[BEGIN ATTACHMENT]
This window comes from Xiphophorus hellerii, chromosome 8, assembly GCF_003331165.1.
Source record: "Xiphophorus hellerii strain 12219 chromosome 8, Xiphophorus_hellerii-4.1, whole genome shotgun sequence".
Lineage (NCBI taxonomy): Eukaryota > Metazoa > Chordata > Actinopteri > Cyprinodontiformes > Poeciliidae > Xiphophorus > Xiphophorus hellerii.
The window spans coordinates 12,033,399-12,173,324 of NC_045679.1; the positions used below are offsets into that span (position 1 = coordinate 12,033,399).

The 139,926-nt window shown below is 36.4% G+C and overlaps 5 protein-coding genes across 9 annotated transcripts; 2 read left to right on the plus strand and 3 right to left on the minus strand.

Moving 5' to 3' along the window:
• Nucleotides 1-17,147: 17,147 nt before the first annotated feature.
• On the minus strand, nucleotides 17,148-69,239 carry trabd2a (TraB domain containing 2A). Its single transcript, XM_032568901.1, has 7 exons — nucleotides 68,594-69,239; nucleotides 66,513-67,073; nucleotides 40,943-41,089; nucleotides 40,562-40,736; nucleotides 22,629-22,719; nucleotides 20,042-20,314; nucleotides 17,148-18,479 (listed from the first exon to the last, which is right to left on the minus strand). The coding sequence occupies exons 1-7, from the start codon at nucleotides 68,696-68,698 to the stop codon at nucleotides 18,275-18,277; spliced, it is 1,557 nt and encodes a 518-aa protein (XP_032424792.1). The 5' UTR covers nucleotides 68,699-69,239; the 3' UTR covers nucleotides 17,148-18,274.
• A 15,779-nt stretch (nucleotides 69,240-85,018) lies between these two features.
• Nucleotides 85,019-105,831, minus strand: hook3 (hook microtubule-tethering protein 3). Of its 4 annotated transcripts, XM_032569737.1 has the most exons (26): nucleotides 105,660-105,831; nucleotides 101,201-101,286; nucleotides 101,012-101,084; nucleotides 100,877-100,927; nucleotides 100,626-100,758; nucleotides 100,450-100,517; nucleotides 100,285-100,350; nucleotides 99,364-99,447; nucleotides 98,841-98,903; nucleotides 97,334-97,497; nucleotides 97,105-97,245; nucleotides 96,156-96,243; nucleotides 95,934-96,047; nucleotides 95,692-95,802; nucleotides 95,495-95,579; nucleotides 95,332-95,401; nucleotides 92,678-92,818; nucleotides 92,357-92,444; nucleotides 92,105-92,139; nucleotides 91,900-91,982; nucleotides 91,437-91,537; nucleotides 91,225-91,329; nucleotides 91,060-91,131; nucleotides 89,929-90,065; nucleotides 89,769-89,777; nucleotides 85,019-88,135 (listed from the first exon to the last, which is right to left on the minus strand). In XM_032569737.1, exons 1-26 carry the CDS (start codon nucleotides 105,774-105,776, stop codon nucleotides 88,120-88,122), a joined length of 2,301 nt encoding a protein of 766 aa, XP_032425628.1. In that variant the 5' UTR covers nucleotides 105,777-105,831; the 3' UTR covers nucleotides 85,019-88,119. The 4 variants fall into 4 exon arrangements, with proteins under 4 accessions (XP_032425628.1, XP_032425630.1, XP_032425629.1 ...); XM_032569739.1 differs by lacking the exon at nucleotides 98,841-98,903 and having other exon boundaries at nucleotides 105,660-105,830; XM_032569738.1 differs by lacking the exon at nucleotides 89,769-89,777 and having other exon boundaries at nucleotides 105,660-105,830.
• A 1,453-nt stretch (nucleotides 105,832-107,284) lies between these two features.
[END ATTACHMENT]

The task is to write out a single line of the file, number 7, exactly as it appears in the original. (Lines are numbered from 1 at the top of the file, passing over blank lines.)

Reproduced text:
• Nucleotides 1-17,147: 17,147 nt before the first annotated feature.